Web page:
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Goodbye, humans: Call centers 'could save $80b' switching to AI
You'll just have to learn to code instead – oh wait, computers can do that, too
By 2026 the call center industry could save up to $80 billion by replacing humans with AI chatbots, according to analysts at Gartner.
Customer service companies are increasingly investing in conversational AI to chase those savings, safe in the knowledge that advances in natural language processing and text-to-speech models make it harder for people to detect whether they're interacting with a bot or not.
That said, once humans start chatting to machines – by voice or instant messaging – discrepancies and other signs in the conversation can reveal the unreal nature of the non-person on the other end of the line or chat box. Contact center operators aren't deterred by these limitations and expect the technology will only improve over time.
Gartner estimated that there are approximately 17 million contact centers around the world, and together they will spend $2 billion in total on AI software by the end of this year.
Daniel O'Connell, VP analyst at Gartner, said labor shortages are driving uptake of conversational AI.
"Many organizations are challenged by agent staff shortages and the need to curtail labor expenses, which can represent up to 95 percent of contact center costs. Conversational AI makes agents more efficient and effective, while also improving the customer experience," O'Connell said.
Roughly ten percent of agent interactions will be performed by conversational AI by 2026, Gartner estimated. Today, around 1.6 per cent of interactions are automated. A mixture of text-based chatbots and fake voicebots will be increasingly deployed over the next few years, the analyst firm asserted.
- Amazon can't channel the dead, but its deepfake voices take a close second
- You call Verizon. A Google bot answers. You demand a human. The human is told what to say by the bot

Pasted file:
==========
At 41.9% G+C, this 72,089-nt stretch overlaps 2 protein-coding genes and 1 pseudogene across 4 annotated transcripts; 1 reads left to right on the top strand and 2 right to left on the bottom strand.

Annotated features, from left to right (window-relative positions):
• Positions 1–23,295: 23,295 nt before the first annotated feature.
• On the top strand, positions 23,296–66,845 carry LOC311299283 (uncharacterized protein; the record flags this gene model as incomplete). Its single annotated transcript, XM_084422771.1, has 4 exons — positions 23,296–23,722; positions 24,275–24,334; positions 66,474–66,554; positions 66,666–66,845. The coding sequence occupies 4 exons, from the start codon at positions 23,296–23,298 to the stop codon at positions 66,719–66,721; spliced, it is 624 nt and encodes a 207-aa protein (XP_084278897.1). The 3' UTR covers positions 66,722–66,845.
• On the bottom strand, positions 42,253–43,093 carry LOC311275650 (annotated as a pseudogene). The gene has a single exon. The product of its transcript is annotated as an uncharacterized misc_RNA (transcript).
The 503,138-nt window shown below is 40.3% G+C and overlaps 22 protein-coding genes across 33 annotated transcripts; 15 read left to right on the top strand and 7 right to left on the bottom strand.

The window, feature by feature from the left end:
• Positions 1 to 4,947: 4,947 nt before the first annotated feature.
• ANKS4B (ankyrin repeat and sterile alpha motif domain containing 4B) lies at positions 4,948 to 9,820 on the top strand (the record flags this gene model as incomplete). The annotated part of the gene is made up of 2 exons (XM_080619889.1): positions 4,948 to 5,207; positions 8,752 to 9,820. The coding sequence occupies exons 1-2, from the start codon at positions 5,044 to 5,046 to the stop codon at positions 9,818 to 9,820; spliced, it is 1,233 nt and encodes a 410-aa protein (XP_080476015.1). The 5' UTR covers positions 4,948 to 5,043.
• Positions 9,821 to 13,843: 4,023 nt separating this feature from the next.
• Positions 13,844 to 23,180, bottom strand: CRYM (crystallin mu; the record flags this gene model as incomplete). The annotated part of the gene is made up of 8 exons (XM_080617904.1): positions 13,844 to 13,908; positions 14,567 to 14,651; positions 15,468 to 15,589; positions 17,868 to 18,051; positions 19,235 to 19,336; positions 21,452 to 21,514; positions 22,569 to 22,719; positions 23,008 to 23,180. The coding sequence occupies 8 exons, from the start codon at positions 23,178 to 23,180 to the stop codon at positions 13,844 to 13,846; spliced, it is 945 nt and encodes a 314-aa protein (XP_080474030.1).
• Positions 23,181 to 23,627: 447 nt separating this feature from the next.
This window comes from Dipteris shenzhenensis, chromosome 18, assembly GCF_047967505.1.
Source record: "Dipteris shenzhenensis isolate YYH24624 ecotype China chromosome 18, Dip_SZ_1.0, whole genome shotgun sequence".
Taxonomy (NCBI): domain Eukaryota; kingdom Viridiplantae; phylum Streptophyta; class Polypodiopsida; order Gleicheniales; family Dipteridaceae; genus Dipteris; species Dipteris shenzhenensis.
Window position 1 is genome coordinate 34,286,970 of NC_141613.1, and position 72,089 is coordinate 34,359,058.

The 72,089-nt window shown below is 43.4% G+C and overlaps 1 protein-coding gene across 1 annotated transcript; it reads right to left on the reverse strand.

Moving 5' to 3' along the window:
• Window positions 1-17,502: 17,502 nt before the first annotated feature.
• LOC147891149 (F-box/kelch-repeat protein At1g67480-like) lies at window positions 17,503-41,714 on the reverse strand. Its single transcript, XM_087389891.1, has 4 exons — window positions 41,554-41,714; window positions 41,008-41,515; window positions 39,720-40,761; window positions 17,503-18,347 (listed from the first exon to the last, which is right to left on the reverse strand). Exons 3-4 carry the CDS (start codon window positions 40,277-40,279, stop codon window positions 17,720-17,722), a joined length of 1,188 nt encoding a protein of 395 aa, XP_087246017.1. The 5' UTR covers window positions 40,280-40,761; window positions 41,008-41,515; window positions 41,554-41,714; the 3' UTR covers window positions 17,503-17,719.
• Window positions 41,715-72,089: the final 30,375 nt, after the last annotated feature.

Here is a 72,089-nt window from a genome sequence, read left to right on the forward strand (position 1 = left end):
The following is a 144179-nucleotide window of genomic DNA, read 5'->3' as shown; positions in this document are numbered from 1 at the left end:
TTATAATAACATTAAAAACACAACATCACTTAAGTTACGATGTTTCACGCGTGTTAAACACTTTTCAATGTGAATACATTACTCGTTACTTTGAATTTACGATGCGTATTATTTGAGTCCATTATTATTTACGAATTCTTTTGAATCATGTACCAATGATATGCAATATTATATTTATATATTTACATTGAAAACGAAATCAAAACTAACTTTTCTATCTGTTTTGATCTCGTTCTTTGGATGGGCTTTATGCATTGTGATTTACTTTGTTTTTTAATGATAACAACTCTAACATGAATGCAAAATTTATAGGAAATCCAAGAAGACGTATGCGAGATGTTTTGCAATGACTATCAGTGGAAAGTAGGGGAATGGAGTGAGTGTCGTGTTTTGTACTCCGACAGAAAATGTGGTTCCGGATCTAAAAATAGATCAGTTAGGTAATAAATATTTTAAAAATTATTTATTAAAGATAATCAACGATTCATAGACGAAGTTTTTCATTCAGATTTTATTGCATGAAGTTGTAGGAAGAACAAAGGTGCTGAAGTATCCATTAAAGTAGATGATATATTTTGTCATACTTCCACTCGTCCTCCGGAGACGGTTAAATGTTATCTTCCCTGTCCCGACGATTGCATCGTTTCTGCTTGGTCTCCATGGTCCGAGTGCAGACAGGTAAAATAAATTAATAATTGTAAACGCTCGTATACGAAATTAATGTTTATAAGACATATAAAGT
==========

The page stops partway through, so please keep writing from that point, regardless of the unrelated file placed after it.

- Dismayed by woeful AI chatbots, boffins hired real people – and went back to square one
There are different stages for automation, O'Connell explained. While the technology improves, it may be beneficial for companies to only automate part of the process, such as the beginning of an interaction so that customer requests can be fielded to the appropriate agents.
"While automating a full interaction – also known as call containment or deflection – corresponds to significant cost savings, there is also value in partial containment, such as automating the identification of a customer's name, policy number and reason for calling. Capturing this information using AI could reduce up to a third of the interaction time that would typically be supported by a human agent," he said.
The pipeline to maintain and deploy conversational AI, however, can be tricky. Although automated technologies can replace customer service agents, companies will have to hire more technical staff to maintain the software. It will cost companies roughly $1,000 to $1,500 to pay for the support needed to prop up each conversational AI agent, in some cases that might rise to $2,000 per agent, Gartner estimated. (We're not sure if that's per year, or a one-off or lifetime cost, but y'know, just roll with it.)
"Implementing conversational AI requires expensive professional resources in areas such as data analytics, knowledge graphs and natural language understanding. Once built, the conversational AI capabilities must be continuously supported, updated and maintained, resulting in additional costs," O'Connell warned. ®